It appears that the coronavirus has outpaced both Obama and Beto as gun salesman of the decade. Reports abound of large numbers of first-time gun buyers depleting inventory in local gun stores across the country. These purchases have elicited the expected pearl-grasping by the confiscationists, but these hoplophobes always miss the obvious: gun are used defensively vastly more often than they are used in the commission of crime. Perhaps the pandemic-associated terms of art could help explain our position that these gun purchases are good for everyone.
The discipline of public health views efforts to stop disease through a model of graduated levels of prevention:
1. Primary Prevention—intervening before health effects occur, through measures such as vaccinations, altering risky behaviors (poor eating habits, tobacco use), and banning substances known to be associated with a disease or health condition.
2. Secondary Prevention—screening to identify diseases in the earliest stages, before the onset of signs and symptoms, through measures such as mammography and regular blood pressure testing.
3. Tertiary Prevention—managing disease post diagnosis to slow or stop disease progression through measures such as chemotherapy, rehabilitation, and screening for complications.
Applying these ideas to gun ownership, defensive gun usage, and violent crime, increased prevalence of guns in responsible hands might be the “primary prevention” of violent crime. This may reduce the likelihood of criminal assault (see below), in a way increasing society’s relative immunity to violent crime. This is the ideal outcome of gun ownership: no one is harmed, and crime is averted. “Secondary prevention” might be defensive gun use to keep a violent crime from occurring, in the service of preventing the threat from causing damage. “Tertiary prevention” may be compared to firing the gun to stop violence in progress—the least favorable outcome, except for all the others.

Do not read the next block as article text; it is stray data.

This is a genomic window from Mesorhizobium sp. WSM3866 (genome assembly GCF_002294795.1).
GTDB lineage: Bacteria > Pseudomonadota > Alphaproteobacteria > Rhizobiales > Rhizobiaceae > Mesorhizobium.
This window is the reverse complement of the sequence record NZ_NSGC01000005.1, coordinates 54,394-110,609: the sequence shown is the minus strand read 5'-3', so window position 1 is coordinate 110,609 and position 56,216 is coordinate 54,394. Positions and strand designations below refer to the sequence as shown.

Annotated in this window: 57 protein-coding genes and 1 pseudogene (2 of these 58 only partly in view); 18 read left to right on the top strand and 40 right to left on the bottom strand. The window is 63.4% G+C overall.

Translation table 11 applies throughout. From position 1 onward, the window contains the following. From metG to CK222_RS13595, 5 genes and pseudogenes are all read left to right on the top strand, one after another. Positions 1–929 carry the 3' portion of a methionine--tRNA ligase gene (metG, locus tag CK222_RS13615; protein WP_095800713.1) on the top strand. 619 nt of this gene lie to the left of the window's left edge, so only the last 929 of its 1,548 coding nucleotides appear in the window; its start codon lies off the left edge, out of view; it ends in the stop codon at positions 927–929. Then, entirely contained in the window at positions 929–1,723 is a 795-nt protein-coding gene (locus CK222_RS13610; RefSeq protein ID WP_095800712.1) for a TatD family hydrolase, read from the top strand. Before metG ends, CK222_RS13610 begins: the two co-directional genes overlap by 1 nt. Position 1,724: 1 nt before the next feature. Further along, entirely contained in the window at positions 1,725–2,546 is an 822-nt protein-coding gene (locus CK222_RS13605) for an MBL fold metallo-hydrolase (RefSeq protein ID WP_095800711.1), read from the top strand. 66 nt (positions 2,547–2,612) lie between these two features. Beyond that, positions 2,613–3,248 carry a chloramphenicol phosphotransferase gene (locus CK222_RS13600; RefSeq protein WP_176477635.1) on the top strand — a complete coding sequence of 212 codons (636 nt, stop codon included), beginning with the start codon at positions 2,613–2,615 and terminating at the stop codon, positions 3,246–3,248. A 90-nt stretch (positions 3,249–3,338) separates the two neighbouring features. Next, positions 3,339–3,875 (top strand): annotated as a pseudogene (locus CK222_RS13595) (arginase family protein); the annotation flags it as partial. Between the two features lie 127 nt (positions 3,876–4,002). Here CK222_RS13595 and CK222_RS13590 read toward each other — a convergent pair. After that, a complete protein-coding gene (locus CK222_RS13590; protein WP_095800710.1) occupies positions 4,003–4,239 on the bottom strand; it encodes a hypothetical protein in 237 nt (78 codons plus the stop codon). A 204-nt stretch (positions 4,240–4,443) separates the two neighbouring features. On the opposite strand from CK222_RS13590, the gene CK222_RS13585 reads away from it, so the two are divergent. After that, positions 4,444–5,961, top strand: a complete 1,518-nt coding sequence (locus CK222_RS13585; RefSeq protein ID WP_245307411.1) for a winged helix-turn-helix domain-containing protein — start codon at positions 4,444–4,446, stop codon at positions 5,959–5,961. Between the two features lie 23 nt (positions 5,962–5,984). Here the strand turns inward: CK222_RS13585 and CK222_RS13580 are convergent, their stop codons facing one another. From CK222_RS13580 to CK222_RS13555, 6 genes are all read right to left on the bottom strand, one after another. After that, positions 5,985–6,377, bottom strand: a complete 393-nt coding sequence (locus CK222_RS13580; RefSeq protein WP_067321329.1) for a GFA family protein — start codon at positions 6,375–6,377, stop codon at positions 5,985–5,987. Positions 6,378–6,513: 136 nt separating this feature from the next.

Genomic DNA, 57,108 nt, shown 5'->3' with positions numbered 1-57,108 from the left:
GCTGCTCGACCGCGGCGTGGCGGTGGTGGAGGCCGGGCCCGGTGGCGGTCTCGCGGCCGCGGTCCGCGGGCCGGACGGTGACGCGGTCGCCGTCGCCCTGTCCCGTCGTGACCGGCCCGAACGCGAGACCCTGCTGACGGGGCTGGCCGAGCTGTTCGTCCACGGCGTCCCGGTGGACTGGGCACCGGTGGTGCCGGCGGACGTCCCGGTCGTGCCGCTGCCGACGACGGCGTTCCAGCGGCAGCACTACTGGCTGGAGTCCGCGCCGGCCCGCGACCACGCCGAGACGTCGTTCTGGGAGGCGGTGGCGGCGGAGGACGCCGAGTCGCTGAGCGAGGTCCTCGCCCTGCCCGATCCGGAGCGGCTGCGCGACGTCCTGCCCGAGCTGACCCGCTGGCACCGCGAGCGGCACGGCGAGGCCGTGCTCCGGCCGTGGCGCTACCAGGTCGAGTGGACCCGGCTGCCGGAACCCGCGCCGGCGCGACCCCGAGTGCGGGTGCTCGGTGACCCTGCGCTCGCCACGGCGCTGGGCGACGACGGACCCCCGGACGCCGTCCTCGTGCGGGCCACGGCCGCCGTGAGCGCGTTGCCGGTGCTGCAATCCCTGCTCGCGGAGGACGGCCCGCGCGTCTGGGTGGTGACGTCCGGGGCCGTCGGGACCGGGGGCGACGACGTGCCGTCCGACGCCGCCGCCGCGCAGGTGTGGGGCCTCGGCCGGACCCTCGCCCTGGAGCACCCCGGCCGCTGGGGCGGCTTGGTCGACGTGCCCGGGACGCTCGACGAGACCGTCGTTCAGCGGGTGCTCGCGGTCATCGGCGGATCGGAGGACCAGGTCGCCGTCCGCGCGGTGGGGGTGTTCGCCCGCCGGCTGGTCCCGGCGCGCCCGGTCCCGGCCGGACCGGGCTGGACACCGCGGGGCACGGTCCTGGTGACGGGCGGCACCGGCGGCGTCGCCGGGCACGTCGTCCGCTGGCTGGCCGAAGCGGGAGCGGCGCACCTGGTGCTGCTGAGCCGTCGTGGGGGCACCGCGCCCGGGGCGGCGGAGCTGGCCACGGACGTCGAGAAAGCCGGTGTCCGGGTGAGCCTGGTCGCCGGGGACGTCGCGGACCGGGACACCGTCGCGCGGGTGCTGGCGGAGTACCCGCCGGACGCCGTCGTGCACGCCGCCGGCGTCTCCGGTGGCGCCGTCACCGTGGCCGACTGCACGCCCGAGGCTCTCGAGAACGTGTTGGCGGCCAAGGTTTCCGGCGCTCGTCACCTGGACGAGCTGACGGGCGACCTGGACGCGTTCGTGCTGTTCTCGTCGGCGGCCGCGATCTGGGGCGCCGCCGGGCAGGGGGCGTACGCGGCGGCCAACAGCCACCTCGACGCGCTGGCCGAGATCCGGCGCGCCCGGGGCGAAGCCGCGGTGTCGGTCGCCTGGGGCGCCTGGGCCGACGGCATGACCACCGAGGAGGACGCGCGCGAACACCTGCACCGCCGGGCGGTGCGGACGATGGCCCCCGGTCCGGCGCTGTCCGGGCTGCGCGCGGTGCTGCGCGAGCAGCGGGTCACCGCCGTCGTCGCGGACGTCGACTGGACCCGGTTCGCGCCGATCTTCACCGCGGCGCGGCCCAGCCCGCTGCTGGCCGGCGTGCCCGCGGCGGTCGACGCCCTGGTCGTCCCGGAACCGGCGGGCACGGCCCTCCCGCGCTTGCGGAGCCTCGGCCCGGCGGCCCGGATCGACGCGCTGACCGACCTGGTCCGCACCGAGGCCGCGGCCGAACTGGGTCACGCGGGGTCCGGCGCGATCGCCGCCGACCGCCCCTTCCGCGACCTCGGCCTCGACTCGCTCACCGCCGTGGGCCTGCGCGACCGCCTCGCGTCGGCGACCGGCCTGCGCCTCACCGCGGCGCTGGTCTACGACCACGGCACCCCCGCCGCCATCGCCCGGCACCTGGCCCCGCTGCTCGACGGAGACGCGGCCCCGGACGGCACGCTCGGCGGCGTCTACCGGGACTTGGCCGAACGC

The above analysis shows where the public health analogy about guns breaks down, and hoplophobes go astray. Although we have no way to keep viruses from thinking twice about attacking us, we absolutely have ways to make would-be violent felons rethink their approach to life. A complete public health model of crime prevention would promote gun ownership as primary prevention, i.e., publicizing the value of widespread gun ownership instead of discouraging it. Having to use a gun to stop a threat is the consequence of the absence of general deterrence. It happens because the commonness of American gun ownership isn’t well enough known that would-be attackers realize the odds of facing off with an armed potential victim, such that they don’t attack in the first place.
During the current pandemic lockdown and associated gun buying, criminals would be well advised to think twice about violent break-ins as the tide turns toward more widespread gun ownership. Although it is difficult to capture this numerically, there are some promising data points that support the construct of deterrence as “zeroth prevention”: